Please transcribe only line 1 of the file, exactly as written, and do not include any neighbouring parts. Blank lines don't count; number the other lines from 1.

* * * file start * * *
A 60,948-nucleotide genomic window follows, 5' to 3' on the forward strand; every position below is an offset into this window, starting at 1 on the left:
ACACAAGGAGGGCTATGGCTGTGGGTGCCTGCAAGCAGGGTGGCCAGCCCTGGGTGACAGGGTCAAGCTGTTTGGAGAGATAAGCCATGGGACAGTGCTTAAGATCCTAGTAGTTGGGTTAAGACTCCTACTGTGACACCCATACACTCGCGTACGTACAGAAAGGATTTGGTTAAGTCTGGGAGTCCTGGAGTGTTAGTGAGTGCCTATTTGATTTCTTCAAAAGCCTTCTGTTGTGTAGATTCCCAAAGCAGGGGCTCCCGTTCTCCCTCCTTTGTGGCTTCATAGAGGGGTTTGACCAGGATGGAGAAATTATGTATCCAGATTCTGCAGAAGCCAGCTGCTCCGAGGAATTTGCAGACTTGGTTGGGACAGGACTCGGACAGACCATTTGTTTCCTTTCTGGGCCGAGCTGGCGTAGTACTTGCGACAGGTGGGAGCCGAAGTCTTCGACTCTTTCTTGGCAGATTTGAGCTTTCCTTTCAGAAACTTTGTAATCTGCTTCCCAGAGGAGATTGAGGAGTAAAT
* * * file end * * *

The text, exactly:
A 60,948-nucleotide genomic window follows, 5' to 3' on the forward strand; every position below is an offset into this window, starting at 1 on the left: